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The weight of gear vs the weight of knowledge


Getting outside is remarkably rewarding, especially for those who may hunker down inside four walls for most of the week doing a job they may absolutely hate. Don’t get me wrong; having a job should be considered fortunate today. But, hey, who didn’t once look out the window, contemplating the trees or the clouds, dreaming of being in the backwoods instead of stuck at a desk?

This is especially true considering the forced quarantine caused by COVID-19. Personally, I dreamed of being outside some 40,000 times a day. And when it did happen—even if strictly wearing a mask—I looked at the outdoors as if I were visiting it for the very first time.

Adrenaline and enthusiasm are pretty common feelings when it comes to being in the great outdoors, especially after a long period of seclusion. Feeling the fresh air again certainly brings a special thrill. You immediately feel full of energy, getting the impression that you can do anything, anywhere.

But you simply can’t. Mishaps and hazards can be right around the corner, especially for those who are truly absolute beginners in the outdoors.

Looking at intriguing pictures on Pintrest depicting isolated places to camp and get an unforgettable experience off-grid have led some people to the decision to live the dream. Watching thousands of videos on YouTube might light a passion to do (or at least try to do) the same. Things like starting a fire with basic tools, improvising a natural shelter, or throwing together something to eat with a knowledge of edible plants or hunting.

But it simply cannot happen that way.

You cannot watch experienced people applying skills they have practiced for years, even decades, and then just try to replicate them when you get the chance.

More than that, you cannot replicate the confidence that you can survive in any emergency situation.



I am sure every reader is familiar with the concept of survival, although in recent times, thanks to the massive flourishing of TV programs and the Internet’s true stories (or clickbaiting titles), it has attracted new attention.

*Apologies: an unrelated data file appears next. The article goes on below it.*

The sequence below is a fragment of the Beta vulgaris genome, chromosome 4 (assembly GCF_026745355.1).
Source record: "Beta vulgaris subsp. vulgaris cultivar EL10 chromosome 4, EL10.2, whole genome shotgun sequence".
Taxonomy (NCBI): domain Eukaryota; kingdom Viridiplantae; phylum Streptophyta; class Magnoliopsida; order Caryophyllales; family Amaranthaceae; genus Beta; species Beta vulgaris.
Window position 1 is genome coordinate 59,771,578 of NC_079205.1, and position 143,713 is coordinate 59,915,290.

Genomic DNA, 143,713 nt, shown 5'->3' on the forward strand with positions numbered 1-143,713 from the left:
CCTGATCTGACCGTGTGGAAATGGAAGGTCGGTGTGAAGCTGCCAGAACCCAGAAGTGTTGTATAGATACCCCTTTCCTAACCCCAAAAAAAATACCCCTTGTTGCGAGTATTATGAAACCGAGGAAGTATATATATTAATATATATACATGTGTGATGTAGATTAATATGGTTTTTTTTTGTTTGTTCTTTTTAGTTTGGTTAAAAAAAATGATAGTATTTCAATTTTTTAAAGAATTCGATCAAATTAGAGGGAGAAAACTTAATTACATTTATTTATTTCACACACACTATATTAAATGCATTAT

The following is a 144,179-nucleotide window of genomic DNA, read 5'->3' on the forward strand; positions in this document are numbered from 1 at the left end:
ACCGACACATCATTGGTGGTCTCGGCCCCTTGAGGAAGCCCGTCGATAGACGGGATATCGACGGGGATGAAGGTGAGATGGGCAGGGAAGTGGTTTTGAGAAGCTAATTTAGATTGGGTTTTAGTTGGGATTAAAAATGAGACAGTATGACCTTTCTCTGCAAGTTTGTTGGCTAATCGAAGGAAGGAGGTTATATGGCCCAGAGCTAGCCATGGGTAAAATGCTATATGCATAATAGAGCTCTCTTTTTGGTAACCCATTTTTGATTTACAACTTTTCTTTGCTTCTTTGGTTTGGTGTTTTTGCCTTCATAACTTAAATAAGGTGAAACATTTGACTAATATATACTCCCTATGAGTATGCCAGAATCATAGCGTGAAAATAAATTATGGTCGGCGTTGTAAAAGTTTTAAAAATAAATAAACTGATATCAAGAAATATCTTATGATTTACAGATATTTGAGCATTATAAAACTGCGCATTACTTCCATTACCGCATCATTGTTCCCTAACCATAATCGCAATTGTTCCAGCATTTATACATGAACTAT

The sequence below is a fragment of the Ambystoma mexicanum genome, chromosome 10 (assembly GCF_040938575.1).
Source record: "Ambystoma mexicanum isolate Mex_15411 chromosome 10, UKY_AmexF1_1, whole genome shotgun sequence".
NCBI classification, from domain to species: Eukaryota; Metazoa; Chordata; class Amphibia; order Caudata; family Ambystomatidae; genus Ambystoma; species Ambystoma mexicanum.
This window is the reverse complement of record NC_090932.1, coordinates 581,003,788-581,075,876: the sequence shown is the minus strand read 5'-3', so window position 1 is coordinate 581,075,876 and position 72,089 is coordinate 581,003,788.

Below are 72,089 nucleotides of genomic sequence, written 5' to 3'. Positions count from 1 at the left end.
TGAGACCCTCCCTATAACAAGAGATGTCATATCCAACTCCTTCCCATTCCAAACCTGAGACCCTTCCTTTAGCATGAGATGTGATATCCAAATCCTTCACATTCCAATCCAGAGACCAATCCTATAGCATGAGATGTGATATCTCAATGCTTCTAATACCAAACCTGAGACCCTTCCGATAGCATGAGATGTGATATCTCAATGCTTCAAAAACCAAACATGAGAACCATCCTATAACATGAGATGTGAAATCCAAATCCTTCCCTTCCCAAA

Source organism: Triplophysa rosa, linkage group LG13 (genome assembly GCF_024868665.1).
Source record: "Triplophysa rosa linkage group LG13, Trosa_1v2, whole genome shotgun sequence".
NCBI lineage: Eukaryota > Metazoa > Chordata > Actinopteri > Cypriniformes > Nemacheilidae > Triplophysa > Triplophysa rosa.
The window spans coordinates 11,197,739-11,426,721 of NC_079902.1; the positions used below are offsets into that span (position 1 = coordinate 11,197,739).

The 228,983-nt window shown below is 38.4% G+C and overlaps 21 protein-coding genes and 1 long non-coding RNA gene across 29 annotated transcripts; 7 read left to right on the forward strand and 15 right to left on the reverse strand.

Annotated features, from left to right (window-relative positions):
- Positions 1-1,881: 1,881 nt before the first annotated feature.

The word “survival” comes from the Latin sur- (beyond) and vivere (to live) and is defined by the Cambridge Dictionary as “the state of continuing to live or to exist, especially after a dangerous event.”

In a few words, survival can be explained as continued existence despite hardship or after others die; living beyond. As in Charles Darwin’s concept of the survival of the fittest, only the best equipped will live, reproduce, and survive.

To live-beyond entails a long list of actions:



The field of psychology known as positive psychology was developed by several renowned professors of humanistic psychology, including Martin Seligman, Abraham Maslow, Carl Rogers, Mihaly Csikszentmihaly, and Eric Erickson. They “advocated positive thinking as a path to wholeness by encouraging individuals to focus on their personal strengths and virtues, and offering encouragement for others to do the same.” This seemingly unlikely field of study has an important bearing on survival because “it is about experiencing and portraying a positive attitude.”



Those who survive had the choice between reacting and letting themselves die in yielding to adversities. The human spirit is much braver than we think, and the primal instinct that everyone of us has is strictly in service of self preservation. It is there to help us survive.